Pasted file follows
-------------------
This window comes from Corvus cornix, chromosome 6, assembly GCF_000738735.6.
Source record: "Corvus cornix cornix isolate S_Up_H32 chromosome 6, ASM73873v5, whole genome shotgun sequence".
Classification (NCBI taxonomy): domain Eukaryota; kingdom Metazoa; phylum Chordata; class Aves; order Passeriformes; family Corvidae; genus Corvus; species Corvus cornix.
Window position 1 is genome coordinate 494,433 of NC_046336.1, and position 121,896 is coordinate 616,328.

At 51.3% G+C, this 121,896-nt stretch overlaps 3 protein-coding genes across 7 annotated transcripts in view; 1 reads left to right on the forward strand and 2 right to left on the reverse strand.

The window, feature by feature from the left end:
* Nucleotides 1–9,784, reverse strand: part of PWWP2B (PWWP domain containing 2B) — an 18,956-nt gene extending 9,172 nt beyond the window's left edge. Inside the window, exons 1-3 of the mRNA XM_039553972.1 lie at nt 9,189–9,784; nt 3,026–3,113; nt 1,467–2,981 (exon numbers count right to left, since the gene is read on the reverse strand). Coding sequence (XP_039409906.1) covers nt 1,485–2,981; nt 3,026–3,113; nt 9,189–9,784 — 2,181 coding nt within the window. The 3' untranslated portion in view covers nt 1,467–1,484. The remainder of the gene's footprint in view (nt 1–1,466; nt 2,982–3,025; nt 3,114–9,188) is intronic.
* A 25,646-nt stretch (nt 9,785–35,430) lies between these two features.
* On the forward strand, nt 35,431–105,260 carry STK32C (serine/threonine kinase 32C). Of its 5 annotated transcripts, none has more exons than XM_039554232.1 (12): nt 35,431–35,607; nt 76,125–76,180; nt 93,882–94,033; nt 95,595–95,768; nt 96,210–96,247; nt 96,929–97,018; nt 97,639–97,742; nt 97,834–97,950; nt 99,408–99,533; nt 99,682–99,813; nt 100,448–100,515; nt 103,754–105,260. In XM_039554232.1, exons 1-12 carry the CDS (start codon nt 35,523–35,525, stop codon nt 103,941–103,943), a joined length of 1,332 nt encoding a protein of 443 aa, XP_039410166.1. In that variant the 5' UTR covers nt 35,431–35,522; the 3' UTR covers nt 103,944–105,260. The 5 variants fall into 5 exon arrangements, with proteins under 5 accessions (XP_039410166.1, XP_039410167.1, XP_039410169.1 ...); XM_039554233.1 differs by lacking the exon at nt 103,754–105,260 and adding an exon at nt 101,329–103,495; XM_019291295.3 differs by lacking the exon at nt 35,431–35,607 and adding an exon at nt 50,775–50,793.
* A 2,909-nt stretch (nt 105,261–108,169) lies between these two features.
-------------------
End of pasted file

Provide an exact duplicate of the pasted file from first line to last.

This window comes from Corvus cornix, chromosome 6, assembly GCF_000738735.6.
Source record: "Corvus cornix cornix isolate S_Up_H32 chromosome 6, ASM73873v5, whole genome shotgun sequence".
Classification (NCBI taxonomy): domain Eukaryota; kingdom Metazoa; phylum Chordata; class Aves; order Passeriformes; family Corvidae; genus Corvus; species Corvus cornix.
Window position 1 is genome coordinate 494,433 of NC_046336.1, and position 121,896 is coordinate 616,328.

At 51.3% G+C, this 121,896-nt stretch overlaps 3 protein-coding genes across 7 annotated transcripts in view; 1 reads left to right on the forward strand and 2 right to left on the reverse strand.

The window, feature by feature from the left end:
* Nucleotides 1–9,784, reverse strand: part of PWWP2B (PWWP domain containing 2B) — an 18,956-nt gene extending 9,172 nt beyond the window's left edge. Inside the window, exons 1-3 of the mRNA XM_039553972.1 lie at nt 9,189–9,784; nt 3,026–3,113; nt 1,467–2,981 (exon numbers count right to left, since the gene is read on the reverse strand). Coding sequence (XP_039409906.1) covers nt 1,485–2,981; nt 3,026–3,113; nt 9,189–9,784 — 2,181 coding nt within the window. The 3' untranslated portion in view covers nt 1,467–1,484. The remainder of the gene's footprint in view (nt 1–1,466; nt 2,982–3,025; nt 3,114–9,188) is intronic.
* A 25,646-nt stretch (nt 9,785–35,430) lies between these two features.
* On the forward strand, nt 35,431–105,260 carry STK32C (serine/threonine kinase 32C). Of its 5 annotated transcripts, none has more exons than XM_039554232.1 (12): nt 35,431–35,607; nt 76,125–76,180; nt 93,882–94,033; nt 95,595–95,768; nt 96,210–96,247; nt 96,929–97,018; nt 97,639–97,742; nt 97,834–97,950; nt 99,408–99,533; nt 99,682–99,813; nt 100,448–100,515; nt 103,754–105,260. In XM_039554232.1, exons 1-12 carry the CDS (start codon nt 35,523–35,525, stop codon nt 103,941–103,943), a joined length of 1,332 nt encoding a protein of 443 aa, XP_039410166.1. In that variant the 5' UTR covers nt 35,431–35,522; the 3' UTR covers nt 103,944–105,260. The 5 variants fall into 5 exon arrangements, with proteins under 5 accessions (XP_039410166.1, XP_039410167.1, XP_039410169.1 ...); XM_039554233.1 differs by lacking the exon at nt 103,754–105,260 and adding an exon at nt 101,329–103,495; XM_019291295.3 differs by lacking the exon at nt 35,431–35,607 and adding an exon at nt 50,775–50,793.
* A 2,909-nt stretch (nt 105,261–108,169) lies between these two features.